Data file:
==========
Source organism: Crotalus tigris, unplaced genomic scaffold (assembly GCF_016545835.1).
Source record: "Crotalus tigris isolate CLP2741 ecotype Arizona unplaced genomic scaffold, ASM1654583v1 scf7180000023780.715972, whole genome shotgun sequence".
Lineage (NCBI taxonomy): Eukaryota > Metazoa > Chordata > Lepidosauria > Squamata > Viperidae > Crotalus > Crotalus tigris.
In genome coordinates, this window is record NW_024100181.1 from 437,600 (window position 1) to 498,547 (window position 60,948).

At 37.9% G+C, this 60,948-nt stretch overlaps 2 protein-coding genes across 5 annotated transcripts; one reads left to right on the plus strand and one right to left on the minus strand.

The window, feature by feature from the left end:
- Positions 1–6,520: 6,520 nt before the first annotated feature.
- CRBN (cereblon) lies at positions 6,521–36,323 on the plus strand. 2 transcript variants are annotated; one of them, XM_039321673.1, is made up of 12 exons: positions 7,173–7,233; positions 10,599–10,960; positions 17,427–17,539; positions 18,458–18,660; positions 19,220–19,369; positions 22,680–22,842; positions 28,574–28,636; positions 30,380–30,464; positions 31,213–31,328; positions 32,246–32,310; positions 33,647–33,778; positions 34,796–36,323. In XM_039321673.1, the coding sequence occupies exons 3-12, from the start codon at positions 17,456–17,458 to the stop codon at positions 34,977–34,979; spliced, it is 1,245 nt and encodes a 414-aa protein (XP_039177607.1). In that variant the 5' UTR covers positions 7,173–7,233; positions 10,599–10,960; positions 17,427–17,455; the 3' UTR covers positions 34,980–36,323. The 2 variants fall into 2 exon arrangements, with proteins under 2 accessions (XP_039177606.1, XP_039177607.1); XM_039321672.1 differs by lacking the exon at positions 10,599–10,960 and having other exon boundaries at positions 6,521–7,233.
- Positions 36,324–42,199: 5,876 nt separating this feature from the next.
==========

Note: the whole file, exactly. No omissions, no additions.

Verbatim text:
Source organism: Crotalus tigris, unplaced genomic scaffold (assembly GCF_016545835.1).
Source record: "Crotalus tigris isolate CLP2741 ecotype Arizona unplaced genomic scaffold, ASM1654583v1 scf7180000023780.715972, whole genome shotgun sequence".
Lineage (NCBI taxonomy): Eukaryota > Metazoa > Chordata > Lepidosauria > Squamata > Viperidae > Crotalus > Crotalus tigris.
In genome coordinates, this window is record NW_024100181.1 from 437,600 (window position 1) to 498,547 (window position 60,948).

At 37.9% G+C, this 60,948-nt stretch overlaps 2 protein-coding genes across 5 annotated transcripts; one reads left to right on the plus strand and one right to left on the minus strand.

The window, feature by feature from the left end:
- Positions 1–6,520: 6,520 nt before the first annotated feature.
- CRBN (cereblon) lies at positions 6,521–36,323 on the plus strand. 2 transcript variants are annotated; one of them, XM_039321673.1, is made up of 12 exons: positions 7,173–7,233; positions 10,599–10,960; positions 17,427–17,539; positions 18,458–18,660; positions 19,220–19,369; positions 22,680–22,842; positions 28,574–28,636; positions 30,380–30,464; positions 31,213–31,328; positions 32,246–32,310; positions 33,647–33,778; positions 34,796–36,323. In XM_039321673.1, the coding sequence occupies exons 3-12, from the start codon at positions 17,456–17,458 to the stop codon at positions 34,977–34,979; spliced, it is 1,245 nt and encodes a 414-aa protein (XP_039177607.1). In that variant the 5' UTR covers positions 7,173–7,233; positions 10,599–10,960; positions 17,427–17,455; the 3' UTR covers positions 34,980–36,323. The 2 variants fall into 2 exon arrangements, with proteins under 2 accessions (XP_039177606.1, XP_039177607.1); XM_039321672.1 differs by lacking the exon at positions 10,599–10,960 and having other exon boundaries at positions 6,521–7,233.
- Positions 36,324–42,199: 5,876 nt separating this feature from the next.